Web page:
Today, tribes continue to serve as economic engines across this continent. The Chickasaw Nation and the other tribes in Oklahoma contribute Billions of dollars to the state and local economies every year. In Arizona, Native businesses generate hundreds of millions of tax dollars... and pay 1.9 billion in wages to tens of thousands of Native and non-Native employees. In Mississippi, the Mississippi Band of Choctaw Indians provides 6,000 full-time jobs through its diverse array of businesses, more than half of which are held by non-Natives. It also has re- invested over $500 million of its profits in economic development projects across the state. Not only do these jobs often pay more than other jobs, they’re not going anywhere. You’re never going to read about how they are being moved overseas. Because Native businesses don’t pull up stakes, even when market conditions change. We root our businesses in our local communities—for good. You want to ‘Buy American’? Then do business with Indian Country. And when tribal economies prosper, surrounding communities prosper. To that end, Congress and the Administration should adopt the measures that tribal governments have deemed critical to spurring economic development: Remove the outdated burdens placed on Native businesses... starting with the ones that require us to go to the federal government for permits that tribes could readily furnish. Remove obstacles barring tribes from accessing and leveraging capital. Pass the Tribal Labor Sovereignty Act, which affirms our right to determine our own labor regulations ... just as city, county, and state governments are allowed to do. We have the right to build our own economic futures on our lands. On our own terms. When it comes to our lands and resources, Native peoples were the original conservationists.
#NativeAg is a $3.2B industry. No Farm Bill should pass - unless it includes our priorities to recognize tribal governments as sovereigns and to strengthen #IndianCountry #Ag potential. #FarmBill2018 #SOIN2018— NCAI (@NCAI1944) February 12, 2018
Long before the first churches and cathedrals were erected in America, we held relationships of faith and reverence with sacred places across this land. Today, we must work to preserve the sanctity of these places, and in some cases restore access to them, so that they can continue to provide cultural and spiritual sustenance. Those who argue for the privatization of our lands believe that granting individual property rights will fuel economic development. However, they ignore the impact it would have on our sovereign authority to protect our homelands, economies, and cultural resources for future generations. For these reasons, it is critical that land policies be developed with tribes from the outset, through true consultation and dialogue, on a government to government basis. We say to policymakers: We have cared for this place for millennia. Seek our time-honored indigenous knowledge and expertise. Recognize our role and value in managing these lands to prevent costly mistakes, and produce better outcomes. We must remove the barriers that keep us from generating an estimated 1 Trillion dollars through solar, wind, and traditional energy resources. Remove the barriers that prevent us from restoring tribal land bases according to our priorities. Our lands made the United States what it is. Our wisdom will continue to sustain it, just as our wisdom played a role in creating it. We know something about governing. We were peoples before "We the People".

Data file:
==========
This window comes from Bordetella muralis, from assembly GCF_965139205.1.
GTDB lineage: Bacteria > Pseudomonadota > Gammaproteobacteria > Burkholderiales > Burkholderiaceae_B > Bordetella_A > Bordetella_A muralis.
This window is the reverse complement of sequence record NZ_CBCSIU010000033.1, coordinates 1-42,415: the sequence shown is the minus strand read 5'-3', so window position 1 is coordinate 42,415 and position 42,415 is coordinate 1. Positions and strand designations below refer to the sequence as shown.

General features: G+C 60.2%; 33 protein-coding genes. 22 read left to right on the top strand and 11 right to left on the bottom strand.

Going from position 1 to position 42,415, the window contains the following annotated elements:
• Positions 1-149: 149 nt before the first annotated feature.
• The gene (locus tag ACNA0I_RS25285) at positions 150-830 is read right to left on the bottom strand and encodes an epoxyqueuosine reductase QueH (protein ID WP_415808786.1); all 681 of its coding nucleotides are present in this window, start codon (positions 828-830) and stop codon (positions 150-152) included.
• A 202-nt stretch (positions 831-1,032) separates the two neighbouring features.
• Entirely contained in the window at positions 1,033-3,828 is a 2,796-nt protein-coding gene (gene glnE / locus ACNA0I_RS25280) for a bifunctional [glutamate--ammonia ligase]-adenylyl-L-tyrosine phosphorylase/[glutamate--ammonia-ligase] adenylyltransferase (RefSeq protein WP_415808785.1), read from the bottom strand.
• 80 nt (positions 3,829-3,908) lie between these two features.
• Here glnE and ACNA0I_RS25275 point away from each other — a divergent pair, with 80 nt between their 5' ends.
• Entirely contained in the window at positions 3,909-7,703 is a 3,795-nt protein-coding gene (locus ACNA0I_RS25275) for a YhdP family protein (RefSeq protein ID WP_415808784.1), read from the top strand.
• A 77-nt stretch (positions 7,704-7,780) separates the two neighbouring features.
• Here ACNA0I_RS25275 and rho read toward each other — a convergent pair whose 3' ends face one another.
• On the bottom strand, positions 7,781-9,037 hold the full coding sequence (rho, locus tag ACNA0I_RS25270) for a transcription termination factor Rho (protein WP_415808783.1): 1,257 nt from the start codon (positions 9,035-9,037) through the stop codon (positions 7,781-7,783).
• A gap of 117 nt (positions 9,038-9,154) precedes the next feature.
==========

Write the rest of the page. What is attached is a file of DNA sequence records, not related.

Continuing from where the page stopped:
Under 477, tribal nations and Native organizations can choose to consolidate up to 13 federal programs into a single process with a single reporting requirement, while still addressing distinct local needs and priorities. To date, more than 260 tribal nations and Native organizations have taken advantage of 477, enhancing program efficiency and effectiveness and making real impacts in the lives of Native people. Lives like Nicole Manzano’s. At the age of 25, Nicole had been a caregiver for her grandmother for many years. Her grandmother’s death was a huge blow, and Nicole had to deal with her grief while building a new life with little work experience. She came to Citizen Potawatomi Work Force and Social Services, where 477 tethered programs gave her access to training in resume building, applying and interviewing. She got a local full time job, and assistance with gas vouchers, clothing, and basic food until she became financially stable. Stories like Nicole’s prove that enhancing 477 is smart policy. It affirms that the program has been a success – and could be an even greater one. But we shouldn’t stop there. We should use this model - which puts tribal nations and communities in the driver’s seat, where they belong – as a model to replicate across all other areas of federal Indian policy.
Sen. Tom Udall delivers response to the State of Indian Nations (February 12, 2018)
National Congress of American Indians lines up speakers for big meeting in D.C. (January 24, 2018)
National Congress of American Indians welcomes Secretary Zinke again (January 17, 2018)